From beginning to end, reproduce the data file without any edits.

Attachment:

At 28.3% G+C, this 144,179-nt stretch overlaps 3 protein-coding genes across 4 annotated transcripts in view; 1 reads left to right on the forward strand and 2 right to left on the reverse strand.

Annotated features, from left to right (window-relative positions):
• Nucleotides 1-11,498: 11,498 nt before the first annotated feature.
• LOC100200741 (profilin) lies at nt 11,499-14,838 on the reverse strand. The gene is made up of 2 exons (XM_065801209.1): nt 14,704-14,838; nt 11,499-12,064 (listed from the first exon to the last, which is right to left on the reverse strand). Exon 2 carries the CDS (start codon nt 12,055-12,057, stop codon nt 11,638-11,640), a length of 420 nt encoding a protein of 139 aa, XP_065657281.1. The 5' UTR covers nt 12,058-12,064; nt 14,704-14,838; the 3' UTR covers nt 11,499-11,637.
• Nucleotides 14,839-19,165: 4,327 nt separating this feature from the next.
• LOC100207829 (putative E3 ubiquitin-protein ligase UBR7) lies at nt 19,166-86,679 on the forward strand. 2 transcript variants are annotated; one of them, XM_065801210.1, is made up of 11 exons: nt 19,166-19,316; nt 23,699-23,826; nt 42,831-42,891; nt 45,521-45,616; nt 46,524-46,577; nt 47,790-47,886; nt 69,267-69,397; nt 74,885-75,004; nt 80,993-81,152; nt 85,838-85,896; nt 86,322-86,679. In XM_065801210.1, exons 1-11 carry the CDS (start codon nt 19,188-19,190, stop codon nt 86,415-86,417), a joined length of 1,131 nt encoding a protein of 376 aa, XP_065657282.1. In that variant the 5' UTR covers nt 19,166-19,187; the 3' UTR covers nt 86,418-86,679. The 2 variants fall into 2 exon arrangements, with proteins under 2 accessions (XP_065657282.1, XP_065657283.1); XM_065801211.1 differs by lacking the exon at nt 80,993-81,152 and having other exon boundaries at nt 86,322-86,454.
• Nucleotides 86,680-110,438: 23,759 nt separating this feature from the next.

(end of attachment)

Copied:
At 28.3% G+C, this 144,179-nt stretch overlaps 3 protein-coding genes across 4 annotated transcripts in view; 1 reads left to right on the forward strand and 2 right to left on the reverse strand.

Annotated features, from left to right (window-relative positions):
• Nucleotides 1-11,498: 11,498 nt before the first annotated feature.
• LOC100200741 (profilin) lies at nt 11,499-14,838 on the reverse strand. The gene is made up of 2 exons (XM_065801209.1): nt 14,704-14,838; nt 11,499-12,064 (listed from the first exon to the last, which is right to left on the reverse strand). Exon 2 carries the CDS (start codon nt 12,055-12,057, stop codon nt 11,638-11,640), a length of 420 nt encoding a protein of 139 aa, XP_065657281.1. The 5' UTR covers nt 12,058-12,064; nt 14,704-14,838; the 3' UTR covers nt 11,499-11,637.
• Nucleotides 14,839-19,165: 4,327 nt separating this feature from the next.
• LOC100207829 (putative E3 ubiquitin-protein ligase UBR7) lies at nt 19,166-86,679 on the forward strand. 2 transcript variants are annotated; one of them, XM_065801210.1, is made up of 11 exons: nt 19,166-19,316; nt 23,699-23,826; nt 42,831-42,891; nt 45,521-45,616; nt 46,524-46,577; nt 47,790-47,886; nt 69,267-69,397; nt 74,885-75,004; nt 80,993-81,152; nt 85,838-85,896; nt 86,322-86,679. In XM_065801210.1, exons 1-11 carry the CDS (start codon nt 19,188-19,190, stop codon nt 86,415-86,417), a joined length of 1,131 nt encoding a protein of 376 aa, XP_065657282.1. In that variant the 5' UTR covers nt 19,166-19,187; the 3' UTR covers nt 86,418-86,679. The 2 variants fall into 2 exon arrangements, with proteins under 2 accessions (XP_065657282.1, XP_065657283.1); XM_065801211.1 differs by lacking the exon at nt 80,993-81,152 and having other exon boundaries at nt 86,322-86,454.
• Nucleotides 86,680-110,438: 23,759 nt separating this feature from the next.